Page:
Gary North, Honest Money (p.133)
Those are his principles. Wikipedia has this nice summary:
Cleveland was the leader of the pro-business Bourbon Democrats who opposed high tariffs, Free Silver, inflation, imperialism, and subsidies to business, farmers, or veterans. His crusade for political reform and fiscal conservatism made him an icon for American conservatives of the era. Cleveland won praise for his honesty, self-reliance, integrity, and commitment to the principles of classical liberalism. He relentlessly fought political corruption, patronage and bossism. Indeed, as a reformer his prestige was so strong that the like-minded wing of the Republican Party, called "Mugwumps", largely bolted the GOP presidential ticket and swung to his support in the 1884 election.Libertarians tend to acknowledge Cleveland as one of the better U.S. president in American history when asked who is the best president. Mr. Libertarian himself, Murray Rothbard, the founder of modern Libertarian, thought that Martin Van Buren was the "best" (least bad) U.S. He briefly mentions Grover Cleveland and his major screw-up: the interstate commerce commission.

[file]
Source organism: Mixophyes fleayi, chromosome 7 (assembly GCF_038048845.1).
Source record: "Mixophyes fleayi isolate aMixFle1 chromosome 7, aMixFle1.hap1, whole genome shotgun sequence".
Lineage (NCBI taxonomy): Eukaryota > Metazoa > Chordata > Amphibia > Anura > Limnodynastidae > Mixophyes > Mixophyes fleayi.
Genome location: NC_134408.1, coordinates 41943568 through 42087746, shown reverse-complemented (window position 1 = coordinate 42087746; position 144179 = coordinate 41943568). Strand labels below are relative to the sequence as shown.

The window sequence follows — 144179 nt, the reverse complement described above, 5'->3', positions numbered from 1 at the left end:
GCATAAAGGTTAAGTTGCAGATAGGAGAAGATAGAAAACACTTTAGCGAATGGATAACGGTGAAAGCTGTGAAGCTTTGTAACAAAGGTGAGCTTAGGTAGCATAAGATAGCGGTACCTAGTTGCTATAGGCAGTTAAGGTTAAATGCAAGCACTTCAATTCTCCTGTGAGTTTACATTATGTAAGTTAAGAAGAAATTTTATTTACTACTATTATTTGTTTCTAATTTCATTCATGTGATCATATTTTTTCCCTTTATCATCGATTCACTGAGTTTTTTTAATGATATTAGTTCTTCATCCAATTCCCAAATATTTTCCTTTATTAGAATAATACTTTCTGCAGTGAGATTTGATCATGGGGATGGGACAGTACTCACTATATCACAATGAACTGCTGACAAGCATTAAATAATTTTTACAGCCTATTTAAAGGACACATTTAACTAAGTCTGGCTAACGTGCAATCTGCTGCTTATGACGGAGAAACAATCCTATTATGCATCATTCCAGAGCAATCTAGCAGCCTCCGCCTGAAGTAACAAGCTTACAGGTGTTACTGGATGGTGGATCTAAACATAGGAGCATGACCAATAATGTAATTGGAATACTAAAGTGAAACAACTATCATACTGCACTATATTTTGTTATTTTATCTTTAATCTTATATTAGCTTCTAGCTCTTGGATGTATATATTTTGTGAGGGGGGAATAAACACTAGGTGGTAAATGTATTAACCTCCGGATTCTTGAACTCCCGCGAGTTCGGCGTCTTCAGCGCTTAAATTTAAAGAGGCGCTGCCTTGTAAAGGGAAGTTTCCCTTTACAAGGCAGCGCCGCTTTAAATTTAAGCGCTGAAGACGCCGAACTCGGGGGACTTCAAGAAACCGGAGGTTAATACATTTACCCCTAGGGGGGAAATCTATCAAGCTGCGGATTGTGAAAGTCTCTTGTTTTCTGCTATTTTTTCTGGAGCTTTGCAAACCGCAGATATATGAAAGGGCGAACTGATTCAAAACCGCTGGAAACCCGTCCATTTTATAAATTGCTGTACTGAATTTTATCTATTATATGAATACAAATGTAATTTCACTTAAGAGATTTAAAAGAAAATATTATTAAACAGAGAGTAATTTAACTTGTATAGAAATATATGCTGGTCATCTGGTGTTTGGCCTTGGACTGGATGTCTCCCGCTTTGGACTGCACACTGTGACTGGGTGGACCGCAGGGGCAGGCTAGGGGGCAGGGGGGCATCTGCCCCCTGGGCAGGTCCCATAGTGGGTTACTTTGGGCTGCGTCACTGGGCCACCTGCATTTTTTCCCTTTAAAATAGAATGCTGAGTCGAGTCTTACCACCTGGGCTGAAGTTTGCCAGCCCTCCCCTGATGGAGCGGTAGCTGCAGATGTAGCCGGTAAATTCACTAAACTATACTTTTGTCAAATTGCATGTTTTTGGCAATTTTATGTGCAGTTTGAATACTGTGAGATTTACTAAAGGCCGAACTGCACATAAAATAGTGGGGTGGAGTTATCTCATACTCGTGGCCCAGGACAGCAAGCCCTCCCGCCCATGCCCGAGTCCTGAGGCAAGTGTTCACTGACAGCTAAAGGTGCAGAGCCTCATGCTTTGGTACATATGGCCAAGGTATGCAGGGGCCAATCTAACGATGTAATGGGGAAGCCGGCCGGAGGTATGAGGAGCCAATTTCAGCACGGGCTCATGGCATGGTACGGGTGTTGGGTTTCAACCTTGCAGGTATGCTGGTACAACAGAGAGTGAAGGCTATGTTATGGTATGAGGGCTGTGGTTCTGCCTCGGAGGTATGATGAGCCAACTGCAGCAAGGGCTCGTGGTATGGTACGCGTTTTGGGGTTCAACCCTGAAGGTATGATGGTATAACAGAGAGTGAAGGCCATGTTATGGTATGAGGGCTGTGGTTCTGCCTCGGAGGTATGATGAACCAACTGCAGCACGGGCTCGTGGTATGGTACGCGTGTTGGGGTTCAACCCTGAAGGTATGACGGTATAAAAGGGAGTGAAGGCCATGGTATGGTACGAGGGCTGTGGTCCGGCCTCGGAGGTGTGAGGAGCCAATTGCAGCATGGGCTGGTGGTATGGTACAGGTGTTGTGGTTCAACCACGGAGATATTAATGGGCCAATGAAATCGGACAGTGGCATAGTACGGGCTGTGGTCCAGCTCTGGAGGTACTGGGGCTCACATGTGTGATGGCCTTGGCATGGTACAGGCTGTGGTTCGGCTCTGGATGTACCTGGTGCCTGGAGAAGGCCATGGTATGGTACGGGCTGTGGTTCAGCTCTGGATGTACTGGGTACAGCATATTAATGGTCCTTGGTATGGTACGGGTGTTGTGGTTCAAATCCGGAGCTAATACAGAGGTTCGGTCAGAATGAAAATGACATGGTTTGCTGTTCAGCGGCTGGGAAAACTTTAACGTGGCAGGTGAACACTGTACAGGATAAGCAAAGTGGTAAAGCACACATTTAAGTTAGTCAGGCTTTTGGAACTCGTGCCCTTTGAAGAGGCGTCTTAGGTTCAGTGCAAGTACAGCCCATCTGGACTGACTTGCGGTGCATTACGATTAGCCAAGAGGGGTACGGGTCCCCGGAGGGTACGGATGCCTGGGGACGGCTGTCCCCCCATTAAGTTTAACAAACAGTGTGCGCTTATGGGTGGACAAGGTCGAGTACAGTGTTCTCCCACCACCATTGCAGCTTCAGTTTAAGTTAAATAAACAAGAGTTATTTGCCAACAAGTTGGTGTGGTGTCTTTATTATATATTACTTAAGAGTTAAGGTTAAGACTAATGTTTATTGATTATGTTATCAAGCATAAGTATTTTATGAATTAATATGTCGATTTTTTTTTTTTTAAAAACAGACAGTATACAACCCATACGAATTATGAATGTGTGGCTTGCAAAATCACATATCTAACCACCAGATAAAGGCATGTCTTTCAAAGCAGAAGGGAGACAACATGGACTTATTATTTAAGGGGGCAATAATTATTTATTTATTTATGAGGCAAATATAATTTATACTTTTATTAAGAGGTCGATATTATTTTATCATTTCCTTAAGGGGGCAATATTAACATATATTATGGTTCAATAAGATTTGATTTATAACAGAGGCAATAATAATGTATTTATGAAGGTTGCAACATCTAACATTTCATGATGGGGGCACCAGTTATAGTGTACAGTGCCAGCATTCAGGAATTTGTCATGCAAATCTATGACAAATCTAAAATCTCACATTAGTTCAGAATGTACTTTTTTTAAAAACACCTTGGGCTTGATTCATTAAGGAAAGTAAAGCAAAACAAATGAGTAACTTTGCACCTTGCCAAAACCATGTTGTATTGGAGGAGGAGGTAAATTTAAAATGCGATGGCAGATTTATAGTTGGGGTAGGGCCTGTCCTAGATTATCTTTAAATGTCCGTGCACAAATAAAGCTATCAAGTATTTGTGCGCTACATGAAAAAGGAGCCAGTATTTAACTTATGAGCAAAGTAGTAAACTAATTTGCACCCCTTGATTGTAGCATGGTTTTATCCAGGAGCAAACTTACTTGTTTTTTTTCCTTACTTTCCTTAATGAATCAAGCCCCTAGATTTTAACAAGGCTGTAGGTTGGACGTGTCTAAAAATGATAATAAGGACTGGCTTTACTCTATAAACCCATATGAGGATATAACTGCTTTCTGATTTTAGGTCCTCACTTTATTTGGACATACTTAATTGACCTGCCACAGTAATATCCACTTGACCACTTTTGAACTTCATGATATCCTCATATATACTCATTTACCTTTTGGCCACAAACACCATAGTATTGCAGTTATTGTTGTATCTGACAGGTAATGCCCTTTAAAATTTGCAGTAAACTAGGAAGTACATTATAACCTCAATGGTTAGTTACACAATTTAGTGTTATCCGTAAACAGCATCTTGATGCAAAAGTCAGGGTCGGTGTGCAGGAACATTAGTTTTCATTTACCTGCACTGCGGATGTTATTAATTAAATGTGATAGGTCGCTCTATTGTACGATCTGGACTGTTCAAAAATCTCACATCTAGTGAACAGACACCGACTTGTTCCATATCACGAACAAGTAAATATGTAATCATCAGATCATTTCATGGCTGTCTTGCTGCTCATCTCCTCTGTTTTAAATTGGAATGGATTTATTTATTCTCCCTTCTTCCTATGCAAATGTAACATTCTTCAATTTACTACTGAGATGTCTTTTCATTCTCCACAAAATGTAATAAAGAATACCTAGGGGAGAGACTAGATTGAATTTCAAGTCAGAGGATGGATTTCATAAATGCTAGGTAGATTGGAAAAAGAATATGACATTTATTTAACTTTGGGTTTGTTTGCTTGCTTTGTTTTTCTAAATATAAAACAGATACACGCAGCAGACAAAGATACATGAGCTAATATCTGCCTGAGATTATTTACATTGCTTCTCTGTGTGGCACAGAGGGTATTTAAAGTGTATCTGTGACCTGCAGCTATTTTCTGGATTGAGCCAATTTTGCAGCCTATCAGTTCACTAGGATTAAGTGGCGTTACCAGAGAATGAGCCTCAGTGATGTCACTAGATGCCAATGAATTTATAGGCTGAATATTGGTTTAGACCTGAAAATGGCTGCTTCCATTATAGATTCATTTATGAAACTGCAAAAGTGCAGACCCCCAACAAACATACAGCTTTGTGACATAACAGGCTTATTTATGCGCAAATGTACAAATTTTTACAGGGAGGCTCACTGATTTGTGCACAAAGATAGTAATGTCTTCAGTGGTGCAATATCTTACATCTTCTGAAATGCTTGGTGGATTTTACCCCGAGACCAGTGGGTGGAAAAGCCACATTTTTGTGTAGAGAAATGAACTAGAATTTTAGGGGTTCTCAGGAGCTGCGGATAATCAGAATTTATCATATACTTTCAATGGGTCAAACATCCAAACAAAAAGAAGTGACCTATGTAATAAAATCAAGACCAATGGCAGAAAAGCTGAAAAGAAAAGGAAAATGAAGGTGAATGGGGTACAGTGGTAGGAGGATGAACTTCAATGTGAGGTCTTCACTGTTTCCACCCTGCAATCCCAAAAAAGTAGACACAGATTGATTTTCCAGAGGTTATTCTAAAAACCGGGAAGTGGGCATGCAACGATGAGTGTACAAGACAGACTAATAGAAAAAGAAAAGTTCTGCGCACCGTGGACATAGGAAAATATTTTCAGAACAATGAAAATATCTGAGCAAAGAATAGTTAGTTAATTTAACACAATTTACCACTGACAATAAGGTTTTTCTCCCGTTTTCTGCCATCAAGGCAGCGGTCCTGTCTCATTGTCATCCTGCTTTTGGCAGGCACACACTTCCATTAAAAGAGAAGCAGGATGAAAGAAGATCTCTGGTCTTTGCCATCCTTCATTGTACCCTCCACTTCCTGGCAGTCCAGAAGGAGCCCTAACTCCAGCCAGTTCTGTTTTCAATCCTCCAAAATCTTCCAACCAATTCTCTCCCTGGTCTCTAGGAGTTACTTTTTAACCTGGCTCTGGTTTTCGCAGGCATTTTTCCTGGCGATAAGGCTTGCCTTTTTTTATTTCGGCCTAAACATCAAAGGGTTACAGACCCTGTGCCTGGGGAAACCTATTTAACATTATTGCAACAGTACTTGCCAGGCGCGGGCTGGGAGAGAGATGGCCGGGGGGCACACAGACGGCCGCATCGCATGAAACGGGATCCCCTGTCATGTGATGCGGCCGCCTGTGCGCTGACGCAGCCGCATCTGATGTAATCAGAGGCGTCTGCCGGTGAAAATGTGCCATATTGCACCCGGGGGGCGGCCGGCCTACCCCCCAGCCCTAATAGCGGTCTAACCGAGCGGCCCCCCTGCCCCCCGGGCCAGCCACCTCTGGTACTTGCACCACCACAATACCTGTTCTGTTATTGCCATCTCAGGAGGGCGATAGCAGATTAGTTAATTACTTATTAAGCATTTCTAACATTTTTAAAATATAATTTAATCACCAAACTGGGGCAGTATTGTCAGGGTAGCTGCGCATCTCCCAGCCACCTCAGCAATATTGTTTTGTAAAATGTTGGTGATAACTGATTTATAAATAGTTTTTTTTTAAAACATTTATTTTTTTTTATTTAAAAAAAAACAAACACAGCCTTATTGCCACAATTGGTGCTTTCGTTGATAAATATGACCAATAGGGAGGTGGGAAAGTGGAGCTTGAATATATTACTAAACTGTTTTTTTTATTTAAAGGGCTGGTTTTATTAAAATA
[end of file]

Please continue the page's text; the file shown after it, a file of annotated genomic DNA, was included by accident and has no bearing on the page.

For more reading, check out the links below:
- The Last Good Democrat | Thomas DiLorenzo
- The Wisdom of Grover Cleveland | Gary Galles
- Where is Grover Cleveland When You Need Him? Laurence Vance